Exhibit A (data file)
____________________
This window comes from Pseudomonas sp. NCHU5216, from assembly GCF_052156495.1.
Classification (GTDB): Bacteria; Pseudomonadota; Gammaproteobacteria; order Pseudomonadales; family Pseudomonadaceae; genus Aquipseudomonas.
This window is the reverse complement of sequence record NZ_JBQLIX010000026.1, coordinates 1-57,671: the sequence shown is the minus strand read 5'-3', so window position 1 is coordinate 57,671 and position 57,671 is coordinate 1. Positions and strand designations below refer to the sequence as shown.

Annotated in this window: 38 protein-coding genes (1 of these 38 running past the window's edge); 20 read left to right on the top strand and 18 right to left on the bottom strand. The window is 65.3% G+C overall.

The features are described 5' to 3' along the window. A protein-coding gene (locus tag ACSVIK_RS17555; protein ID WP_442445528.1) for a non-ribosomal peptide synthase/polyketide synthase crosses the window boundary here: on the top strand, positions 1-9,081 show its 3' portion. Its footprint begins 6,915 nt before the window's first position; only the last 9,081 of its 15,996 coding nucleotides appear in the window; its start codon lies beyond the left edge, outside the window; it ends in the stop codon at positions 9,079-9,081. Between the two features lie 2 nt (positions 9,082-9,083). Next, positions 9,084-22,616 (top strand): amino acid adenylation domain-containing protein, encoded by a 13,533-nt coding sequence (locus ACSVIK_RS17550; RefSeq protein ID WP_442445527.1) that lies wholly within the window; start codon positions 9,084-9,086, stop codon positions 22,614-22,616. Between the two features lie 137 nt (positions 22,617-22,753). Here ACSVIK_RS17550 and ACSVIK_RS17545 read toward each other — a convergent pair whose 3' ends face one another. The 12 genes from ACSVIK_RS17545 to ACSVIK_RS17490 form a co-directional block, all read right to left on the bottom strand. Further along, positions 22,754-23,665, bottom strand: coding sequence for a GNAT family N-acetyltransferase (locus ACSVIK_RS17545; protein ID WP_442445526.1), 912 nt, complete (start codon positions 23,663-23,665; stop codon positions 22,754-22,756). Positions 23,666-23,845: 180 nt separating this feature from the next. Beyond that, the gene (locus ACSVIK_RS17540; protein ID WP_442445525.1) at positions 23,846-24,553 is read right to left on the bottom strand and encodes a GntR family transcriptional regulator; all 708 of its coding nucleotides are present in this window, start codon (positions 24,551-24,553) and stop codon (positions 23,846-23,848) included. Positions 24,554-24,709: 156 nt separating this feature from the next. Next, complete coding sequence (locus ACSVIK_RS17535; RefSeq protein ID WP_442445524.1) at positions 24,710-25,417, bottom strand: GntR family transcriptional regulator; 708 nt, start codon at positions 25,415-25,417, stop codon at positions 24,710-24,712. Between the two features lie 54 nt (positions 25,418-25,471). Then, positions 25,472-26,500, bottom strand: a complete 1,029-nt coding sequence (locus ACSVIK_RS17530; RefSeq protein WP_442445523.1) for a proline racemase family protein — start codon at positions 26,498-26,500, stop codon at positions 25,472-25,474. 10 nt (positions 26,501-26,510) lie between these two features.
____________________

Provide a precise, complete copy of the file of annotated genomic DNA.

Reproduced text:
This window comes from Pseudomonas sp. NCHU5216, from assembly GCF_052156495.1.
Classification (GTDB): Bacteria; Pseudomonadota; Gammaproteobacteria; order Pseudomonadales; family Pseudomonadaceae; genus Aquipseudomonas.
This window is the reverse complement of sequence record NZ_JBQLIX010000026.1, coordinates 1-57,671: the sequence shown is the minus strand read 5'-3', so window position 1 is coordinate 57,671 and position 57,671 is coordinate 1. Positions and strand designations below refer to the sequence as shown.

Annotated in this window: 38 protein-coding genes (1 of these 38 running past the window's edge); 20 read left to right on the top strand and 18 right to left on the bottom strand. The window is 65.3% G+C overall.

The features are described 5' to 3' along the window. A protein-coding gene (locus tag ACSVIK_RS17555; protein ID WP_442445528.1) for a non-ribosomal peptide synthase/polyketide synthase crosses the window boundary here: on the top strand, positions 1-9,081 show its 3' portion. Its footprint begins 6,915 nt before the window's first position; only the last 9,081 of its 15,996 coding nucleotides appear in the window; its start codon lies beyond the left edge, outside the window; it ends in the stop codon at positions 9,079-9,081. Between the two features lie 2 nt (positions 9,082-9,083). Next, positions 9,084-22,616 (top strand): amino acid adenylation domain-containing protein, encoded by a 13,533-nt coding sequence (locus ACSVIK_RS17550; RefSeq protein ID WP_442445527.1) that lies wholly within the window; start codon positions 9,084-9,086, stop codon positions 22,614-22,616. Between the two features lie 137 nt (positions 22,617-22,753). Here ACSVIK_RS17550 and ACSVIK_RS17545 read toward each other — a convergent pair whose 3' ends face one another. The 12 genes from ACSVIK_RS17545 to ACSVIK_RS17490 form a co-directional block, all read right to left on the bottom strand. Further along, positions 22,754-23,665, bottom strand: coding sequence for a GNAT family N-acetyltransferase (locus ACSVIK_RS17545; protein ID WP_442445526.1), 912 nt, complete (start codon positions 23,663-23,665; stop codon positions 22,754-22,756). Positions 23,666-23,845: 180 nt separating this feature from the next. Beyond that, the gene (locus ACSVIK_RS17540; protein ID WP_442445525.1) at positions 23,846-24,553 is read right to left on the bottom strand and encodes a GntR family transcriptional regulator; all 708 of its coding nucleotides are present in this window, start codon (positions 24,551-24,553) and stop codon (positions 23,846-23,848) included. Positions 24,554-24,709: 156 nt separating this feature from the next. Next, complete coding sequence (locus ACSVIK_RS17535; RefSeq protein ID WP_442445524.1) at positions 24,710-25,417, bottom strand: GntR family transcriptional regulator; 708 nt, start codon at positions 25,415-25,417, stop codon at positions 24,710-24,712. Between the two features lie 54 nt (positions 25,418-25,471). Then, positions 25,472-26,500, bottom strand: a complete 1,029-nt coding sequence (locus ACSVIK_RS17530; RefSeq protein WP_442445523.1) for a proline racemase family protein — start codon at positions 26,498-26,500, stop codon at positions 25,472-25,474. 10 nt (positions 26,501-26,510) lie between these two features.